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Oswald Penry - Brigend, Wales


Joe Westbury

Oswald Penry sits in the room at Moriah Calvinistic Methodist Chapel where the revival broke out on Oct. 31, 1904. At the turn of the last century, Oct. 31 was not associated with Halloween. While the revival began in the room as a prayer meeting with young people it quickly moved to the larger sanctuary next door.

I remember my uncles telling me that large groups of people who had never attended worship services packed the chapel (church) in Brynteg, which was the second congregation to be affected by the revival. For weeks the sanctuary remained full until the early morning hours, even though services were unannounced.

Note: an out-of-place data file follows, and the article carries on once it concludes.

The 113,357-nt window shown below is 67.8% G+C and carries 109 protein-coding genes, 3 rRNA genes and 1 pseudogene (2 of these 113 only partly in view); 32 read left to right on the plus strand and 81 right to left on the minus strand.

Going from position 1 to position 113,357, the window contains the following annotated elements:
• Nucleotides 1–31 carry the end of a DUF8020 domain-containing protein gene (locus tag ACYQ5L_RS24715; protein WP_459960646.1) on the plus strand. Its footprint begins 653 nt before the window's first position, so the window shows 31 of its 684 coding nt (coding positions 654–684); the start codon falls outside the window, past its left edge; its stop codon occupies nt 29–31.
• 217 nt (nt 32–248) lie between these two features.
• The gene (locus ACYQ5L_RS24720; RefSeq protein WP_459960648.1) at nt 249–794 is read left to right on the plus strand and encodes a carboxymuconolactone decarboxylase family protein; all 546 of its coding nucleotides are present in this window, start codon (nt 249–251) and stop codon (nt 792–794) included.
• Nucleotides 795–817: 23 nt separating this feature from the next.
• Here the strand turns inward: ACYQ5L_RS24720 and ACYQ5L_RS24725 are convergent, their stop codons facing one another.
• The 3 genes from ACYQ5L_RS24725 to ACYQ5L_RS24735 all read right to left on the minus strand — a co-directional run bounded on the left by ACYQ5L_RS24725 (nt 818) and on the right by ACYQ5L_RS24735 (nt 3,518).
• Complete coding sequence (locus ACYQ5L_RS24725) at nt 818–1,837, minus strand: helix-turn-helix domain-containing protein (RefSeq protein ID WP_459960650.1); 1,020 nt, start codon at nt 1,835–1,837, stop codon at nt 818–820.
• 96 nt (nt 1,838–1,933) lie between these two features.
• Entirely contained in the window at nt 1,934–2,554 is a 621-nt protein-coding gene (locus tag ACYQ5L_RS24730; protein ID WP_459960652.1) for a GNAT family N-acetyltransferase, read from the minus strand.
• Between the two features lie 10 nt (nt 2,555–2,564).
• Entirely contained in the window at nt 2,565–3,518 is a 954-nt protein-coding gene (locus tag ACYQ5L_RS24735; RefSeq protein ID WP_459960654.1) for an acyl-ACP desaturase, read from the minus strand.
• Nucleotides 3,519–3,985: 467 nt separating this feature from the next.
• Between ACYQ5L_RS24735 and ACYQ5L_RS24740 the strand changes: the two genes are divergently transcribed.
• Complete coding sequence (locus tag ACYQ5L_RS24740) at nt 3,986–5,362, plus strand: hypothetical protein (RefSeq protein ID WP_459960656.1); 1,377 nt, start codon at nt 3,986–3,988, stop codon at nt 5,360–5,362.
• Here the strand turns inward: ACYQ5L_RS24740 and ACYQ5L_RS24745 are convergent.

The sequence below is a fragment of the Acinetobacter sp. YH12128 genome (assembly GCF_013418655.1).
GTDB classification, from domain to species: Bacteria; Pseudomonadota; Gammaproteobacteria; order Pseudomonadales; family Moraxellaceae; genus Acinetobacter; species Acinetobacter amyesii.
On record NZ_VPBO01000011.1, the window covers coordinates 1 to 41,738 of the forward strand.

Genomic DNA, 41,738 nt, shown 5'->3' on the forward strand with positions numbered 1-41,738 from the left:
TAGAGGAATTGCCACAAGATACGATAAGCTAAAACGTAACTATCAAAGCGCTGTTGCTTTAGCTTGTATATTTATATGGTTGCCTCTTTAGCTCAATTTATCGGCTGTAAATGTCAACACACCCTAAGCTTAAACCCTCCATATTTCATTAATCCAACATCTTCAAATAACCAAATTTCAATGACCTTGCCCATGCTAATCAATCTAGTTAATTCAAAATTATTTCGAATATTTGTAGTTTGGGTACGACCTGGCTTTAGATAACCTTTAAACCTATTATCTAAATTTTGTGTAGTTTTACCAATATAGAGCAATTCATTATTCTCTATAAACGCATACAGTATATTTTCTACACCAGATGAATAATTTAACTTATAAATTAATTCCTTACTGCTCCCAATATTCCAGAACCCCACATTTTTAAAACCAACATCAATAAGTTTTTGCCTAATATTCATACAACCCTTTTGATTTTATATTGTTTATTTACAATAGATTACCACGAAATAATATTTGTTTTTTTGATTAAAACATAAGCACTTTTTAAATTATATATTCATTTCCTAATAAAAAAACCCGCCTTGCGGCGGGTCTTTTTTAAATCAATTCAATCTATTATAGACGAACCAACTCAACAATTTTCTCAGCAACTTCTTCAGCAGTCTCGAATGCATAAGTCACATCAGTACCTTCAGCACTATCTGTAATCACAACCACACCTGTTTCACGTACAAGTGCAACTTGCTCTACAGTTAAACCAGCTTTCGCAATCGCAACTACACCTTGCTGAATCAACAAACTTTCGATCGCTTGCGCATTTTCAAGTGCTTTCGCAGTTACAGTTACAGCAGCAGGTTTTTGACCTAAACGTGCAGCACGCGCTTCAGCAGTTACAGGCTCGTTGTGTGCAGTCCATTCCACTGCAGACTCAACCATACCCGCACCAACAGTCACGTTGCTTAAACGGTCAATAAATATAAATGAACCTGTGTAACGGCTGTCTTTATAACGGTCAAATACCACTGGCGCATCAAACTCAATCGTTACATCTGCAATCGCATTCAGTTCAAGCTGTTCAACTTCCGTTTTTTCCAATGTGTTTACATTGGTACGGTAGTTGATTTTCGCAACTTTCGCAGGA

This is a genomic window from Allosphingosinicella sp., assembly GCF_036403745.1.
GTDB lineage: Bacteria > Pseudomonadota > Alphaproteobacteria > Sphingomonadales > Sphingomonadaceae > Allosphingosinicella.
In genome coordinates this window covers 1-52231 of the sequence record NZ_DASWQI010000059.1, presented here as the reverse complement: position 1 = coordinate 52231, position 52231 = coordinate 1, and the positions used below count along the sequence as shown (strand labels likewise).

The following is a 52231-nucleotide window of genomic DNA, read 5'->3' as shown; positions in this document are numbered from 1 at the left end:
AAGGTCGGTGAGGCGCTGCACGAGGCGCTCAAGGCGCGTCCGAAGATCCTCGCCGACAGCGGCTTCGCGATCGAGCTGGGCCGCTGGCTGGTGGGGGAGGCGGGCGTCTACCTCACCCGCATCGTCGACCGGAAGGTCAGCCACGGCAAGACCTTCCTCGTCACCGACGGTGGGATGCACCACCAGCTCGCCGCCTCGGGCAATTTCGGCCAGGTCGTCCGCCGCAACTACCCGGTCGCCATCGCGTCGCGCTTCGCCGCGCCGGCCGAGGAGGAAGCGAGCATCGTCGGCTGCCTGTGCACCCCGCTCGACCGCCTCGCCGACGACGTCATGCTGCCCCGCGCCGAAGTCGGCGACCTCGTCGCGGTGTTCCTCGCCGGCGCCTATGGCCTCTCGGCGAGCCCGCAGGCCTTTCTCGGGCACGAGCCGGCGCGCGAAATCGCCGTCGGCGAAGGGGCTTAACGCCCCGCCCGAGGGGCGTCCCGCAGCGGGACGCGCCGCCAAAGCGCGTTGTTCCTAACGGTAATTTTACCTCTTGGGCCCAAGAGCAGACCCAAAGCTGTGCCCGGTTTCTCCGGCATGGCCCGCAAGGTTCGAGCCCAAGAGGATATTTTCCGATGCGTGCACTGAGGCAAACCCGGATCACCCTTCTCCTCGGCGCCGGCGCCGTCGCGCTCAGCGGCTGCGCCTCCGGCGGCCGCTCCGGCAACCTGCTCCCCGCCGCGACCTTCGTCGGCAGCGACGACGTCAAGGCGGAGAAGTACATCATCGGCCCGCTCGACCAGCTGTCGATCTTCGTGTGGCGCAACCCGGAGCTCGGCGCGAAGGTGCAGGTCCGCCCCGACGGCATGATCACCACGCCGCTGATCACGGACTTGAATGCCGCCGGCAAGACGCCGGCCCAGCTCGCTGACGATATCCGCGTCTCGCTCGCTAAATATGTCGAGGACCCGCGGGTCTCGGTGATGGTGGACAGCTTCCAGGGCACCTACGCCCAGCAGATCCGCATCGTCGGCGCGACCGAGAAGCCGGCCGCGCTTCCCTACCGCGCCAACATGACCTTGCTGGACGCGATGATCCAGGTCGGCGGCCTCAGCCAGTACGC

People were falling on their knees, crying out for salvation, confessing their sins and singing. A policeman came in to see what was happening and was converted. Colliers (miners) going to their morning shift would comment on seeing the lights still on at 5 a.m. as the service continued through the night.

Several of the meetings at Moriah Chapel (church) in Loughor, where the revival began, did not end until or 4 a.m. because of the crowds of people who refused to go home; they were that hungry to hear the gospel preached and to listen to the testimonies of those who had been saved.


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